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Neural Mechanisms and Computational Principles of Adaptive Sensory Processing
Citation key Wimmer20090
Author Klaus Wimmer
Year 2009
School Technische Universität Berlin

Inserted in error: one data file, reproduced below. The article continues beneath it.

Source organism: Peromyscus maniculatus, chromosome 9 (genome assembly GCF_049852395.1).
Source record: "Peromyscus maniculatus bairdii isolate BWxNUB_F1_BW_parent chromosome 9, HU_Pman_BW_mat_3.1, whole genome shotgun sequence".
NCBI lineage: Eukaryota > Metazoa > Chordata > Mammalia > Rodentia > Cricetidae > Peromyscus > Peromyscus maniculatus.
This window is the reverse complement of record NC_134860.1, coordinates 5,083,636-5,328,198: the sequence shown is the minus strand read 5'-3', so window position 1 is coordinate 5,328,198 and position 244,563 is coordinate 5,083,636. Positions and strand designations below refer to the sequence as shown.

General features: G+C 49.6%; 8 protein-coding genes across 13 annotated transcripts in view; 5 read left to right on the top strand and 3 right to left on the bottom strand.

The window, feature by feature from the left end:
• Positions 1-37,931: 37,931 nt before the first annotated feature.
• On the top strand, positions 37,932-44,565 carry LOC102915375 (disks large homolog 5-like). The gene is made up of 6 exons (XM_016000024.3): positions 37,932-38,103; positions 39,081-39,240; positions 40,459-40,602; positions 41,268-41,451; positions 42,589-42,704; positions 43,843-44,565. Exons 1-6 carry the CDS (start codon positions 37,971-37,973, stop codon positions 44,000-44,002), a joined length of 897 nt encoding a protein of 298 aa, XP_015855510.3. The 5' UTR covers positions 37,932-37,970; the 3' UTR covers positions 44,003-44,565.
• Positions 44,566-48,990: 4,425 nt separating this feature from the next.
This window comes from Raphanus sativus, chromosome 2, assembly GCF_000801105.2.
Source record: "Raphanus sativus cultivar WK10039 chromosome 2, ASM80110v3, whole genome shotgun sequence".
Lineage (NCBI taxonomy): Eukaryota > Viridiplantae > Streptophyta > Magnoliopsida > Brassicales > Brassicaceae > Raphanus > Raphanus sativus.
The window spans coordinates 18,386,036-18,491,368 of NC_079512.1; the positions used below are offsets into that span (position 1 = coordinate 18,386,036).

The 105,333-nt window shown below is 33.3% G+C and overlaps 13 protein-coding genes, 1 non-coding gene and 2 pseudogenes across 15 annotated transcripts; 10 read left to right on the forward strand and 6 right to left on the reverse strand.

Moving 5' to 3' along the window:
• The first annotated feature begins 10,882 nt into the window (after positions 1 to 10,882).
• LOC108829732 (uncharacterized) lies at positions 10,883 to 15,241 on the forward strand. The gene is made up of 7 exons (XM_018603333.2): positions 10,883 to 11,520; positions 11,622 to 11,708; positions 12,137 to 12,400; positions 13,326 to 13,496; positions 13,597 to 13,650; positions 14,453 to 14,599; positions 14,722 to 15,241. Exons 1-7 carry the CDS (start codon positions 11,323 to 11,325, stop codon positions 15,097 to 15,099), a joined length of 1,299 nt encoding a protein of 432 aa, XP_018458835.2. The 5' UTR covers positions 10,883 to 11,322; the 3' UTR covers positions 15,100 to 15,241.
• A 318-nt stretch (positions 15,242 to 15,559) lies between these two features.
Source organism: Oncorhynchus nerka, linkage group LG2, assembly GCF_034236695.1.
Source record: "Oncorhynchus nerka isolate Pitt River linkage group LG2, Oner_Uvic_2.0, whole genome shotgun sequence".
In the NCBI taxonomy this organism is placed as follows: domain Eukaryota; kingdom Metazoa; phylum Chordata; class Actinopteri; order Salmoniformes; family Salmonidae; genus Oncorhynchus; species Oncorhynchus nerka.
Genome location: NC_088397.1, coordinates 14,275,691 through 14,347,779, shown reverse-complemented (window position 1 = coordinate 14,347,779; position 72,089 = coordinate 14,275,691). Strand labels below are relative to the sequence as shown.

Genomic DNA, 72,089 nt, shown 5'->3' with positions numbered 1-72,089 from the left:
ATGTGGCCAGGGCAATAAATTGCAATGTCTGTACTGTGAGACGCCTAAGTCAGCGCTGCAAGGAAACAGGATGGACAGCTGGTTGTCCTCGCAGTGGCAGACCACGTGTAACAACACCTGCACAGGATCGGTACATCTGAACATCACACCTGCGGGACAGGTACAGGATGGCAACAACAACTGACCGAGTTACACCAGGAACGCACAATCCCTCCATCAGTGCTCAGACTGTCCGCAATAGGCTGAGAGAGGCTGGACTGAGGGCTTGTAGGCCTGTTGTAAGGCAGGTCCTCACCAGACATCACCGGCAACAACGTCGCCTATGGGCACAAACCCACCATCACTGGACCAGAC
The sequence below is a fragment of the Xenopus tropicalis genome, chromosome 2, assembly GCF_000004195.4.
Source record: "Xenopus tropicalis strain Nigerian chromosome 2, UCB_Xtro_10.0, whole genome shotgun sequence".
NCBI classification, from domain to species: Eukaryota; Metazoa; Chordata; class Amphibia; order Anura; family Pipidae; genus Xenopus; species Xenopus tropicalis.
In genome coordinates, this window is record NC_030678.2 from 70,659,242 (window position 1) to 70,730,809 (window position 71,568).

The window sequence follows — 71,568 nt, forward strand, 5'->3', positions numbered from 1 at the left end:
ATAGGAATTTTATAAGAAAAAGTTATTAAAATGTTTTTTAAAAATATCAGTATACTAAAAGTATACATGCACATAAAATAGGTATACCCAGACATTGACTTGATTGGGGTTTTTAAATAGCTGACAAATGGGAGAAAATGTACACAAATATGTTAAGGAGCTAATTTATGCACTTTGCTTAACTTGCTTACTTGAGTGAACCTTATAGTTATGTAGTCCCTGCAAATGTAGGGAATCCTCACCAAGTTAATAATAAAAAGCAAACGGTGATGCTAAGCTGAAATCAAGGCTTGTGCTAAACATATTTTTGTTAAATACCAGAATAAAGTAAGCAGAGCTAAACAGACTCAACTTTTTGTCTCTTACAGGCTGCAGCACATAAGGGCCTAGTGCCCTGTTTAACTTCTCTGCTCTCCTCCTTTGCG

Abstract Neural systems compute dynamic representations of the environment: sensory neurons respond selectively to sensory stimuli, and adapt their ``code'' according to recently received sensory input. Despite the ubiquity of adaptation throughout neural processing across different species and sensory modalities, the functional benefits of adaptation often remain unclear. Ultimately, a complete understanding of the underlying computational principles requires insight into the neural circuitry and the physiological mechanisms that carry out these computations. Here, we study the generation and adaptation of sensory representations in low-level sensory processing in two model systems of different complexity: the auditory pathway of crickets and the primary visual cortex (V1) of cats. We first investigate the generation and dynamics of orientation selectivity in V1. Physiological and anatomical data indicate that the response properties of individual neurons can only be fully understood in the context of their local circuitry. Specifically, orientation tuned responses of a V1 neuron and its temporal response characteristics depend on the neuron's position in the orientation preference map and the recurrent inputs related to that position. We systematically explore a whole class of network models that incorporate the structure of the orientation preference map and conclude that only a network operating in a regime where excitatory and inhibitory recurrent inputs are balanced and dominate the feed-forward input is consistent with the experimental data. Furthermore, we argue that one functional benefit of this ``balanced recurrent'' operating regime is its enhanced sensitivity to modulations of the balance between excitation and inhibition. We then focus on intracortical synaptic depression as a potential mechanism through which adaptation alters recurrent processing and thus V1's representation of sensory stimuli. We simulate orientation adaptation in network models with different strengths of synaptic depression and select those models that predict adaptation-induced changes in orientation tuning and perceptual read-out consistent with experimental data. The relative strength of synaptic depression of the selected models is consistent with in vitro data, making intracortical synaptic depression a plausible mechanism of orientation adaptation. The best fit of the experimental data is found for the balanced recurrent network, which also correctly predicts an enhanced capacity for adaptive changes close to pinwheel centers. Finally, we study the optimality of adaptive systems in the simpler auditory pathway of the cricket. Unlike in primary visual cortex, where information is encoded by populations of neurons, just a single neuron conveys information about high frequency sounds to the cricket's brain. This enables us to accurately quantify the mutual information between a sensory stimulus and its neural representation. We design an experiment that allows us to distinguish whether this representation follows an infomax principle (a form of optimal coding) or a selective coding principle (a form of figure-background separation). We find that adaptation leads to a reduction rather than to an overall enhancement in information transmission, inconsistent with the infomax principle. However, adaptation also selectively decreases the amount of information that is transmitted about background signals, facilitating the detection of behaviorally relevant signals.
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